Matt Biondi Putting International Swimmers’ Alliance Into Action

Matt Biondi
Photo Courtesy: Matt Biondi

Matt Biondi Putting International Swimmers’ Alliance Into Action

It was late November 2019 when Matt Biondi, American legend of the pool, appeared at the International Swimming League’s European Derby in London. The 11-time Olympic medalist attended the meet in a business role, using the weekend to commiserate with some of the world’s elite performers.

He had just been named the Director of the International Swimmers’ Alliance, a swimmer-dedicated organization charged with providing greater opportunities for those who make the sport go – the athletes. Nearly 30 years after the conclusion of his Hall of Fame career, one which was thwarted when it came to prospering off his aquatic skills, Biondi found himself with the opportunity to benefit those who came behind him.

Now, 15 months later, the ISA is ready to take off, with the Alliance’s first board meeting scheduled for the coming weeks. Like most areas of life, the COVID-19 pandemic caused delays, and Biondi needed time to speak with potential Alliance members. In a way, consider the timeframe since the London Derby a version of the meet referee asking athletes to step down from the blocks, before stepping up again.

“We feel we’re ready to build and start engaging organizers,” Biondi said during a Sunday interview with Swimming World. “COVID was a double-edged sword. There were a lot (of athletes) who were afraid to join out of fear of engaging in something that was political. And there was the delay of a year by the Olympic postponement. But I think COVID brought up the problems with transparency (of the IOC and FINA). There was skepticism among the athletes. Who were the (organizing bodies) in it for?”

Matt Biondi

Photo Courtesy: Matt Biondi

Biondi ranks as one of the all-time greats in the sport, the highlight of his career a seven-medal haul (five gold) at the 1988 Olympic Games in Seoul. But Biondi also had difficulties in his career, namely limited opportunities to cash in on his talents and what he provided the United States and USA Swimming in international competition.

Instead of being supported and thanked for his contributions, Biondi was cast aside after emerging as a primary face of the sport and, more specifically, the Seoul Games. One tale that illustrates Biondi’s left-behind scenario unfolded in Bonn, Germany. As he prepared to race and represent his sponsor, arena, Biondi received a fax from USA Swimming informing him that if he competed, he was risking his eligibility.

Obviously, it was an unfair and insulting situation, since Biondi should have had the right to freely represent the brand of his choice and find respect for what he achieved in the pool while donning the Red, White and Blue. Making matters worse, Biondi watched Carl Lewis, winner of two golds and a silver in Seoul, travel to Europe and compete in multiple track and field meets, along the way raking in prize money.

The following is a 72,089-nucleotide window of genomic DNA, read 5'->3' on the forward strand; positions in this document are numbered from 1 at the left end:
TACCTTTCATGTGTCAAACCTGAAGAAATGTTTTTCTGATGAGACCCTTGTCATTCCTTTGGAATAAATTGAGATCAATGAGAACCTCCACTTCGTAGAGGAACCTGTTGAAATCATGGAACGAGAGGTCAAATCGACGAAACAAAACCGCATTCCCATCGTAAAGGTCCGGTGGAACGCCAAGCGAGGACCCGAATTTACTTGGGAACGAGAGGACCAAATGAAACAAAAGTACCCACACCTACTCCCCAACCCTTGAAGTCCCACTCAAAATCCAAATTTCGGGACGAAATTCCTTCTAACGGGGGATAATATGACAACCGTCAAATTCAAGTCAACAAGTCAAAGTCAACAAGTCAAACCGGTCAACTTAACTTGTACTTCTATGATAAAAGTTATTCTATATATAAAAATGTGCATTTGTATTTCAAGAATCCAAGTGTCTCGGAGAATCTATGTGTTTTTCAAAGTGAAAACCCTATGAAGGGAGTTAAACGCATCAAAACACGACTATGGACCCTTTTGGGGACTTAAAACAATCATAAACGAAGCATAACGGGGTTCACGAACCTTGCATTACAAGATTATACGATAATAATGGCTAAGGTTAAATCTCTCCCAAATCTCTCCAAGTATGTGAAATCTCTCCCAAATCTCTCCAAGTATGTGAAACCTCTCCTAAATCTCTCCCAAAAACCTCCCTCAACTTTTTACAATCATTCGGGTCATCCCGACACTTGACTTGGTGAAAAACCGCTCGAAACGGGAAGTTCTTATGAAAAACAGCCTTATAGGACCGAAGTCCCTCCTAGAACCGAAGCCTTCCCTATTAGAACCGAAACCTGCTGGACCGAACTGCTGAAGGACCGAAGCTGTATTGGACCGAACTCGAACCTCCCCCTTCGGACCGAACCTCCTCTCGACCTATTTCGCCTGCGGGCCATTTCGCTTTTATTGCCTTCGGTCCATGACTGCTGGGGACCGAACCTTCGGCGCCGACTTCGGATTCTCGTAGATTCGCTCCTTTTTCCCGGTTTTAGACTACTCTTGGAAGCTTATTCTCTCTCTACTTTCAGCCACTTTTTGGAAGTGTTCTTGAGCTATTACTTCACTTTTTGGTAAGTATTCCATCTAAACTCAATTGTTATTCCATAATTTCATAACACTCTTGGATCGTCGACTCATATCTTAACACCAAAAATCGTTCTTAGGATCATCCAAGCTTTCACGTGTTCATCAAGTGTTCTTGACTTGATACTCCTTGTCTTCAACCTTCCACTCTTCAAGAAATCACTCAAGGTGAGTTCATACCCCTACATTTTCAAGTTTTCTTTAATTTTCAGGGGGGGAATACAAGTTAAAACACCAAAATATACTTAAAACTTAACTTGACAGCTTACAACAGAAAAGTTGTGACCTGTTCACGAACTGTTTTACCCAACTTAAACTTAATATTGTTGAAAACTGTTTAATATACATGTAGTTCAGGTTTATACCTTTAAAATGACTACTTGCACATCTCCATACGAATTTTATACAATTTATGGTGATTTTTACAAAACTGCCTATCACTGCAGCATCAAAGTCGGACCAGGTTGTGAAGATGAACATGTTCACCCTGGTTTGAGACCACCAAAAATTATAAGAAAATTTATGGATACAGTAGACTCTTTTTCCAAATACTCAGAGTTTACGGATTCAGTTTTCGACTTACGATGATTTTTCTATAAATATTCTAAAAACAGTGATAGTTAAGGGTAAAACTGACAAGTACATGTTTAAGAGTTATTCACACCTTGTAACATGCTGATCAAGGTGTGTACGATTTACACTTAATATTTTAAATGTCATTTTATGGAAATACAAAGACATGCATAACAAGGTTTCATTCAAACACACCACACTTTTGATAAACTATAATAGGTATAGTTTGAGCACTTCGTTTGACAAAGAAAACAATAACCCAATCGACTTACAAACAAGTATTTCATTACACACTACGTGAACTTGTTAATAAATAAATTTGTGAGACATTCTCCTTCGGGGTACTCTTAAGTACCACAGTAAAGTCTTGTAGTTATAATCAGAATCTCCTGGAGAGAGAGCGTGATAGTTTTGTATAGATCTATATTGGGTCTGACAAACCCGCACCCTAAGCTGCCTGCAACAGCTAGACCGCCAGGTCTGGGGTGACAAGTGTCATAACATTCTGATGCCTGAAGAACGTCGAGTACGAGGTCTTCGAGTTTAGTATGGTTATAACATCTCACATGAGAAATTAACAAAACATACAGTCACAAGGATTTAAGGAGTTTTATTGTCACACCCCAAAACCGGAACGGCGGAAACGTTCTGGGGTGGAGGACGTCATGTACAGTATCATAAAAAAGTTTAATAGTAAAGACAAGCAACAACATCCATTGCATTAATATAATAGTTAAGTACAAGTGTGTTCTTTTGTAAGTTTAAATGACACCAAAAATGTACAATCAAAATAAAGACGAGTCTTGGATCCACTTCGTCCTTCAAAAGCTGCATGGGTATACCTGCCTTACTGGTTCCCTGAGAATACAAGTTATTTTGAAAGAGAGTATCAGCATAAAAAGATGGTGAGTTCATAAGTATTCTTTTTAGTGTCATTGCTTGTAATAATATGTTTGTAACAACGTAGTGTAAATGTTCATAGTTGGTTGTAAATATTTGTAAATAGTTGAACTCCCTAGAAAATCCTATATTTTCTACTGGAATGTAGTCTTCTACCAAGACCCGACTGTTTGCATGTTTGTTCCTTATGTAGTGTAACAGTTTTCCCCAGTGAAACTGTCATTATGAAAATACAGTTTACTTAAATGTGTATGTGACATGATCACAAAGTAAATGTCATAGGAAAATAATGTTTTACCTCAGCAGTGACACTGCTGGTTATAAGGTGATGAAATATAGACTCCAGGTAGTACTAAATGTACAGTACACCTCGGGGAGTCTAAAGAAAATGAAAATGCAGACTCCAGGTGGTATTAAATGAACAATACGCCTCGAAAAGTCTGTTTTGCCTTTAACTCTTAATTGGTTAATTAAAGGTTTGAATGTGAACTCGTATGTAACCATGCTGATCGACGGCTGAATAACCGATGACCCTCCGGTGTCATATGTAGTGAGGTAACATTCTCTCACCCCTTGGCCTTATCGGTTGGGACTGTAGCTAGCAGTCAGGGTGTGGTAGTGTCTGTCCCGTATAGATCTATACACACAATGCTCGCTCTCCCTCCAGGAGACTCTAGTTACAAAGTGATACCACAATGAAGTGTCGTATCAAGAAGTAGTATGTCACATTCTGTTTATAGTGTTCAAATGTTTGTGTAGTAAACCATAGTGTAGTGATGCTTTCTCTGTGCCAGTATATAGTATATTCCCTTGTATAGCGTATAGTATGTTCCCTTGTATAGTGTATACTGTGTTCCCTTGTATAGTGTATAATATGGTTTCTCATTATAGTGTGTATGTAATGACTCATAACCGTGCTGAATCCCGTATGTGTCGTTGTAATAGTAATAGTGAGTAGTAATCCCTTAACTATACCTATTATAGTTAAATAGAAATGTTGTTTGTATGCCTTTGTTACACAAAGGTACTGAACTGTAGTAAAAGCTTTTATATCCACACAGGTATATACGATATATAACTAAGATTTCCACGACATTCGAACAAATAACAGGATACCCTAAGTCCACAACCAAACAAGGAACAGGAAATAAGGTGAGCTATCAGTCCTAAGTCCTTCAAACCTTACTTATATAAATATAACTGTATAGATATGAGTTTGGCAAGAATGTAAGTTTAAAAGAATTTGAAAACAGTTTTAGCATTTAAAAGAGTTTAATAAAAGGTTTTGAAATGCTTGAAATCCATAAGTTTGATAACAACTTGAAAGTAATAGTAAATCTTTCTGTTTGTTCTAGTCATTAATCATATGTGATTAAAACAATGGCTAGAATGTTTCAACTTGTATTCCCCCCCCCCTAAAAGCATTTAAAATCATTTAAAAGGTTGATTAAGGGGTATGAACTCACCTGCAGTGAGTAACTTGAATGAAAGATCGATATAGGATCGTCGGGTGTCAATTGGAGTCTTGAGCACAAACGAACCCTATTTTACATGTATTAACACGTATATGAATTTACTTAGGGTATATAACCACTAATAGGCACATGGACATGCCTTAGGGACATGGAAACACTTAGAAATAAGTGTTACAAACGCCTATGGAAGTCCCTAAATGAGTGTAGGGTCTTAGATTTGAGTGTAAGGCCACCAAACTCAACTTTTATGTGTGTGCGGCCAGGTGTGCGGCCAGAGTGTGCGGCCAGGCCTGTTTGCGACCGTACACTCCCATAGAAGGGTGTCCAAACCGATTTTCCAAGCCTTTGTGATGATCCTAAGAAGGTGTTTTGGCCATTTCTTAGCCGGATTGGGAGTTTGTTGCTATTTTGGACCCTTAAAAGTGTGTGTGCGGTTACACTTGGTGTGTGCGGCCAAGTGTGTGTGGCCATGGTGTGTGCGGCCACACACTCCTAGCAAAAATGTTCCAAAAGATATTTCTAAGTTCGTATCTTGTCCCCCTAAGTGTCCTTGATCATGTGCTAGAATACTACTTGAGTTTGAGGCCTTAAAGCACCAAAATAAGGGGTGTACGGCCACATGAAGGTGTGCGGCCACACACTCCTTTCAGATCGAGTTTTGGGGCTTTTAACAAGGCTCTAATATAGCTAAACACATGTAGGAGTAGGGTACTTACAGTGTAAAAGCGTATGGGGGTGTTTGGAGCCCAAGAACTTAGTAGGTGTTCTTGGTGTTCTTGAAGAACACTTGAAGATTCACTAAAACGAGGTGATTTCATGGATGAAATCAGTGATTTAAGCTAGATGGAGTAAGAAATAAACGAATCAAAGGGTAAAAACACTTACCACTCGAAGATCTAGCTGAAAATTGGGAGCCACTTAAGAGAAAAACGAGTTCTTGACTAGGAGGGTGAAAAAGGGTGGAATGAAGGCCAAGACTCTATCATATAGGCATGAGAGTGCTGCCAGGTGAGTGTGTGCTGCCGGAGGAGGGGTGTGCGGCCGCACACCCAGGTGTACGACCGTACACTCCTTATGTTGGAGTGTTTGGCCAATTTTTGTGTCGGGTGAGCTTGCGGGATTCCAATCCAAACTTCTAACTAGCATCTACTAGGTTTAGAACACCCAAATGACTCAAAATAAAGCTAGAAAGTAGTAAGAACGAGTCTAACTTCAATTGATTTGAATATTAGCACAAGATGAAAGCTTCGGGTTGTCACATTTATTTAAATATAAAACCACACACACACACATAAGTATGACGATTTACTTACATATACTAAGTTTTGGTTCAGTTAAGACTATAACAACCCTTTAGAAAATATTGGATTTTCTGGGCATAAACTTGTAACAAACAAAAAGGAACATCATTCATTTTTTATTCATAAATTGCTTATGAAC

So, it isn’t shocking that Biondi is eager to provide greater opportunities to this current generation of athletes.

“When this opportunity came along, it was curious,” Biondi said of leading the ISA. “I had the chance to contribute to an idea from 30 years ago that (Tom Jager) and I had started. It has given me the chance to travel to meets and professional hubs and explain the concept of the Alliance and its structure.”

As the ISA prepares to move forward, how is it shaped? Here are a few of the key components of the organization that Biondi maintains a passion for leading.

  • Currently, the International Swimmers’ Alliance boasts 120 members representing 31 countries. Meanwhile, others have expressed interest in membership, and with the ISA now moving forward, this growth is anticipated.
  • Through a concerted effort of unity, the ISA will seek to generate new revenue streams and have athletes share this money. The ISA is trying to increase prize money at current competitions that financially reward swimmers and introduce prize money at competitions that do not presently reward athletes financially, such as the Olympic Games. Biondi is hopeful that, eventually, swimmers will be rewarded with a percentage of the money the IOC receives from television contracts (that number in the billions of dollars), particularly because swimming is one of the most-viewed sports at the Olympic Games.
  • chad-le-clos-energy-

    Chad Le Clos. Photo Courtesy: Mine Kasapoglu / ISL

    A 10-member Board of Directors will guide the Alliance, with six of the positions occupied by swimmers. The first athlete members are Ranomi Kromowidjojo, Katinka Hosszu, Lia Neal, Tom Shields, Brent Hayden and Chad Le Clos.

  • A five-tier membership system has been instituted, and based on an athlete’s status in the tiers, their financial rewards will be determined. Additionally, any money athletes earn through endorsements and clinics is not part of the sharing. Simply, the ISA identifies a distinct difference between competition and commercial funds.

How long will it take Matt Biondi and the ISA to reap rewards of their push? Time will tell. Certainly, though, the International Swimmers’ Alliance is moving forward in pursuit of enhanced benefits for the athletes, benefits that the athletes deserve as the focal point of a sport that would obviously not exist without them.

“All sports enjoy this give and take between athletes and owners,” Biondi said. “It’s been around for years. Let’s bring it to swimming.”

The movement is underway.